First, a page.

Organ surfaces are lined with epithelial cells. Some types of epithelial cells are adapted with hairs called cilia on the top of the cell's surface. The function of these ciliated epithelium cells is to move substances in one particular direction along the surface of the tissue. The hair-like structure of the cilia beat to move the material along. A good example is the lining of your air passage, the surface of which is covered in lots of epithelial cells. The 'beating' cilia move mucous and any particles from air trapped on the surface up the throat and away from your delicate lungs. This allows the mucous to be swallowed or blow out through your nose.


Muscle cells

Muscle cells form soft tissue found in most animals. They contain protein filaments of actin and myosin that slide past one another. This adaptation produces a contraction that changes both the length and the shape of the cell. The contraction can be reversed and allows muscle tissue cells to function in such a way as to produce force and motion. Muscle cells contain lots of mitochondria to supply the larger amounts of energy to work the muscles.


Nerve cells

Neurones are nerve cells that carry information as tiny electrical signals. These sensory neurones are adapted to carry signals from receptors to the spinal cord and brain.


Red blood cells

Red blood cells are adapted to carry oxygen via the haemoglobin molecules inside them. Without this adapted cell transportation of oxygen you could not have efficient energy releasing respiration in mitochondria.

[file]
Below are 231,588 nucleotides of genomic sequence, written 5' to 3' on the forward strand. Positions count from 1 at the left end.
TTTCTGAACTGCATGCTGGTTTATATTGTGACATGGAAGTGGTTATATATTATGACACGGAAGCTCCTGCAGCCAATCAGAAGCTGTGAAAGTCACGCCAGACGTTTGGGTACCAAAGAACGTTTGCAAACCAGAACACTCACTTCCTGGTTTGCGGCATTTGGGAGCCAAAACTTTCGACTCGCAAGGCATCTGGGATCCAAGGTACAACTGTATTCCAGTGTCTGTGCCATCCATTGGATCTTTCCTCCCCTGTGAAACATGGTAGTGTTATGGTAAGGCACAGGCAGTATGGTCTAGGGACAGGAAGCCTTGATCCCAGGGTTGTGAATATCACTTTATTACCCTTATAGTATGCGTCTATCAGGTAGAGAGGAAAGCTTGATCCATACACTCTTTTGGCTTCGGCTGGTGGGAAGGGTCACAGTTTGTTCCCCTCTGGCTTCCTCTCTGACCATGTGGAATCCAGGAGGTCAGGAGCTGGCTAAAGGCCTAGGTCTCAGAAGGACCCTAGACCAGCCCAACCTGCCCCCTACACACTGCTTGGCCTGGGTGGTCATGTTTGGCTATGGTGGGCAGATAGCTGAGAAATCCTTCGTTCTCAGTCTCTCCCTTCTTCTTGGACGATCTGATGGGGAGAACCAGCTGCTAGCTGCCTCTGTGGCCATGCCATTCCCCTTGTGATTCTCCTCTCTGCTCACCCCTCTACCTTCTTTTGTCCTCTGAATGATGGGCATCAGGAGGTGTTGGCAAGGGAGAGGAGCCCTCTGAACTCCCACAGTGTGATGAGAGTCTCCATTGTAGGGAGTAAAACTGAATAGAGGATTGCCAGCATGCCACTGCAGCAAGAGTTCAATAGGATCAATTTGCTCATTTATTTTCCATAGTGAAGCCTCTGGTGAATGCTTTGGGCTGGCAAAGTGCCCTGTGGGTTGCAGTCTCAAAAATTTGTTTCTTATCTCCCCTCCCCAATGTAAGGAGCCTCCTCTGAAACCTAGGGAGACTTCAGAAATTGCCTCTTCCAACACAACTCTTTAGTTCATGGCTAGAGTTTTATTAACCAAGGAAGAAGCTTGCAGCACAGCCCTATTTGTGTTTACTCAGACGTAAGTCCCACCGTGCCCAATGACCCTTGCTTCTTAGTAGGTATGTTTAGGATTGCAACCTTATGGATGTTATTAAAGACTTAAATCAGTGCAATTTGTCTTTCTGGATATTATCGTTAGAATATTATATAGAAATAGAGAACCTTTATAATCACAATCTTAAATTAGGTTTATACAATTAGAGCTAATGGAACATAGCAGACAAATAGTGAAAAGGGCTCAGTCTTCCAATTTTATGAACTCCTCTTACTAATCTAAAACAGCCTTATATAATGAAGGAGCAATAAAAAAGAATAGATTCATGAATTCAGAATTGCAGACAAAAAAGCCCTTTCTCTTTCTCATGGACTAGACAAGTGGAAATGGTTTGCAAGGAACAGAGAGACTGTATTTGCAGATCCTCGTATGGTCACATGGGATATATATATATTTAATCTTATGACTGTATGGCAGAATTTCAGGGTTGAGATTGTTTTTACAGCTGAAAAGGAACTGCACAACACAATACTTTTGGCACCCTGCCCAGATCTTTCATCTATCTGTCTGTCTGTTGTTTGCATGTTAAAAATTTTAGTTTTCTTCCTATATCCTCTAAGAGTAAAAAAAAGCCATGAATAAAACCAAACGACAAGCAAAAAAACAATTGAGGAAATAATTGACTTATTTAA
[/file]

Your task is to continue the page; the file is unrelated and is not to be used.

White blood cells

White blood cells are part of the immune system. White blood cell can ingest disease-causing bacteria to destroy them produce antibodies to destroy pathogens. White cells can change shape to engulf a microbe.


Specialised Plant cells

Root hair cells - are adapted to absorb water and minerals from soil and then through the root system to transport these minerals around the plant.

Xylem cells - are not living cells, but rod-like cells that form hollow tubes that can move water and dissolved minerals from the roots around the plant.

Phloem cells - phloem vessels (columns of living cells) move dissolved sugars, produced during photosynthesis, and other soluble food molecules from the leaves to growing tissues (e.g. the tips of roots and shoots) and storage tissues (e.g. in the roots).

Palisade leaf cells - their structure is adapted to support the sites of photosynthesis. They allow light to be absorbed and contain chloroplasts, subcellular structures that contain the chlorophyll needed for photosynthesis.

Guard leaf cells - can open and close the pores (stomata) in leaves and allow oxygen and carbon dioxide to pass in and out.

Pre-reading: Introduction to plant and animal cell structure and function gcse biology revision notes

These notes about cell specialisation and specialised cell function are developed in detail on other pages.

Edexcel gcse 9-1 biology: Be able to describe how specialised cells are adapted to their function, including: (a) sperm cells acrosome, haploid nucleus, mitochondria and tail (b) egg cells nutrients in the cytoplasm, haploid nucleus and changes in the cell membrane after fertilisation (c) ciliated epithelial cells